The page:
Jake Gyllenhaal likes to put his hand on his own face...
If you squeeze the infamously corny Ryan O’Neal and Ali McGraw tearjerker Love Story through the eye of an Up in the Air-shaped needle, you get close to what Edward Zwick is attempting to do with his latest film. But sobbing and cynicism feel like strange bed mates here; genre confusion reigns supreme. And not in a good way. Jake Gyllenhaal is Jamie, a flashy, flirty pharmaceutical rep, and Anne Hathaway is Maggie, a free-spirited waitress; they fall in love, and then in dire straits – her early-onset Parkinson’s is the true-love-questioning stone around both their necks, but neither initially sees that it needn't be. It’s set in 1996, as per the source material (Jamie Reidy’s book Hard Sell: The Evolution of a Viagra Salesman), but outside of the surrounding yet ultimately dispensable pharma-cute-ical subplot it doesn’t entirely ground itself in its period: cool glasses, kooky apartments, fast sports cars and a Friends-like coffee shop do not the ‘90s arouse. Its detailing of selfish lifestyles under scrutiny and odd, cheesy pop songs harks back more to the 1980s. It doesn’t just fudge its blend of ill-fitting genres – its entire tone is on the clunky side.
... Jake Gyllenhaal likes to put his hand on his co-stars' faces
The central story requires Gyllenhaal’s motivational career grabbing to be undercut by his feelings for sick Hathaway. It's a path it never veers from. But it doesn’t fully work when sandwiched between moments of strained comic banter and sprinkling of unfunny gags. It could’ve been integrated a whole lot better. But the script is content to be a precisely-orchestrated series of both inspirational and woe-filled platitudes with the sole determination to ‘uplift’ above all else. Everyone involved would’ve looked a whole lot more confident had the filmmakers actually picked a direction to go in. After all, what’s wrong with an honest, decent weepie? Or, on the flipside, what’s wrong with doing a There’s Something About Maggie with the material? One or the other: love, or the comedy drug? No one here is bold enough for a true genre mash-up. And why didn’t they draft in Charlie Kaufman, or a knowing but cheap knock-off, to doctor the script?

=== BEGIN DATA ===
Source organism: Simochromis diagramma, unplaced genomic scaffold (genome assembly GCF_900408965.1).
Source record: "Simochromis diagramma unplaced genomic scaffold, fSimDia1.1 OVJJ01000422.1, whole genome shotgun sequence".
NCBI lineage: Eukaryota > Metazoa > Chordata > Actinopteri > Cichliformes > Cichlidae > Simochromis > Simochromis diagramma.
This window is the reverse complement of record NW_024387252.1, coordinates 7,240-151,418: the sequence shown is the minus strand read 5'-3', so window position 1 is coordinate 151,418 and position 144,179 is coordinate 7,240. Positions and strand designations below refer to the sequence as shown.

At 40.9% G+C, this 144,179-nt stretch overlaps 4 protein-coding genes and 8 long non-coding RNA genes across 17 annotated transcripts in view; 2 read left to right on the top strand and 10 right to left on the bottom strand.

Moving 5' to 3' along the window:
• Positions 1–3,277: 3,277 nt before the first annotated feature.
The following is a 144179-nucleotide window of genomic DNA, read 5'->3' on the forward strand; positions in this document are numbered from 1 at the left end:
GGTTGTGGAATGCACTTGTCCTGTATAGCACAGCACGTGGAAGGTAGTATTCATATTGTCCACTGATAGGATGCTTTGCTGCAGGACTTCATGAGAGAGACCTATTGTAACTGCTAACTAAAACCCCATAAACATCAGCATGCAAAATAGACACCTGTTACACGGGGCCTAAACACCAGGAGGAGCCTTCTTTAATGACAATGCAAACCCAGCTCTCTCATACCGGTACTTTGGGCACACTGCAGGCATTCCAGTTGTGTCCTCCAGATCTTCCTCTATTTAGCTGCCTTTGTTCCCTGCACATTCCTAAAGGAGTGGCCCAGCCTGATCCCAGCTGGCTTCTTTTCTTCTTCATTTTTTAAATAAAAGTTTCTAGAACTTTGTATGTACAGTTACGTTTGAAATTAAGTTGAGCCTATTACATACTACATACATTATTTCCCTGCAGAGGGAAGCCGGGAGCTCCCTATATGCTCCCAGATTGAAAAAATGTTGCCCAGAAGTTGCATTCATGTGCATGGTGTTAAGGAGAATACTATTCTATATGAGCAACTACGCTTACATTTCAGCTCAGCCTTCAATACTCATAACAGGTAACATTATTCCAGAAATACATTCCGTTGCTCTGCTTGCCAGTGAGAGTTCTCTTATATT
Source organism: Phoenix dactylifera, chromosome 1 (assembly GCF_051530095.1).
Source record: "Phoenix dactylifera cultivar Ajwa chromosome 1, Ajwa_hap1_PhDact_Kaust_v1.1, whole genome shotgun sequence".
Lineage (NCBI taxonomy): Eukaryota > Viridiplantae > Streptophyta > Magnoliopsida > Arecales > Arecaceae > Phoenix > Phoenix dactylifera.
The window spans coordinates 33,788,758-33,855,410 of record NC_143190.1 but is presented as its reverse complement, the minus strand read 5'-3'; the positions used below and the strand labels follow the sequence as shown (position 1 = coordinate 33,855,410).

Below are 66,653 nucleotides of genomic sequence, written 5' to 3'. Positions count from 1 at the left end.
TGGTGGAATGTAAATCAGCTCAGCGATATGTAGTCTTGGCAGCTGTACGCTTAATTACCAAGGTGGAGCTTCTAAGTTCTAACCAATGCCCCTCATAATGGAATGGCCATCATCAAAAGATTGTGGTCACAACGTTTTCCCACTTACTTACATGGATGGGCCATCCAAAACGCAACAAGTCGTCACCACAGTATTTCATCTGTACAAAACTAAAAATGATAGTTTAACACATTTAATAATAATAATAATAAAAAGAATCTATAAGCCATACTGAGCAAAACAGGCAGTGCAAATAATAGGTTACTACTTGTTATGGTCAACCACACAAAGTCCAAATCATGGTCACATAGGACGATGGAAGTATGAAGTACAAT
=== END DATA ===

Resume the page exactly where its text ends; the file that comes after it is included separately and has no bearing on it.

Anne Hathaway is wondering why Gyllenhaal doesn't have his hand on her face.
Hathaway, in the better role by a slim margin, is too talented not to perform her part without some display of gutsiness. Based on her faultlessly word-perfect and unwavering dialogue delivery, I’d say she’s a budding Julia Roberts if ever I saw one; she’ll get her Erin Brockovich one day. Gyllenhaal is all suited charm-'n'-smarm but, although he knows when to make best use of his hangdog eyes, he flounders and looks awkward in the moments of physical comedy. And I couldn’t help feel he was miscast – the role called for someone like Seann William Scott. (If there’s ever an actor I’d like to see attempt a genre turn-around...) In a screen romance like this truthful performances are essential. Ideally, they need to be faultless for it to fly. Love and Other Drugs is too concerned with the smart-alec and showy side of things to come close to being anywhere near properly affecting: here, a ‘pulling a bus over for an impromptu declaration of love’ scene feels like a cynically rote attempt at winsomeness; faux-emotive music is queued up like clockwork to wring from an audience tears that it doesn’t entirely earn. Overt knowingness and a lazy attitude to narrative can bring a film down – and down hard. Zwick and co. should try cleaning up their filmmaking act.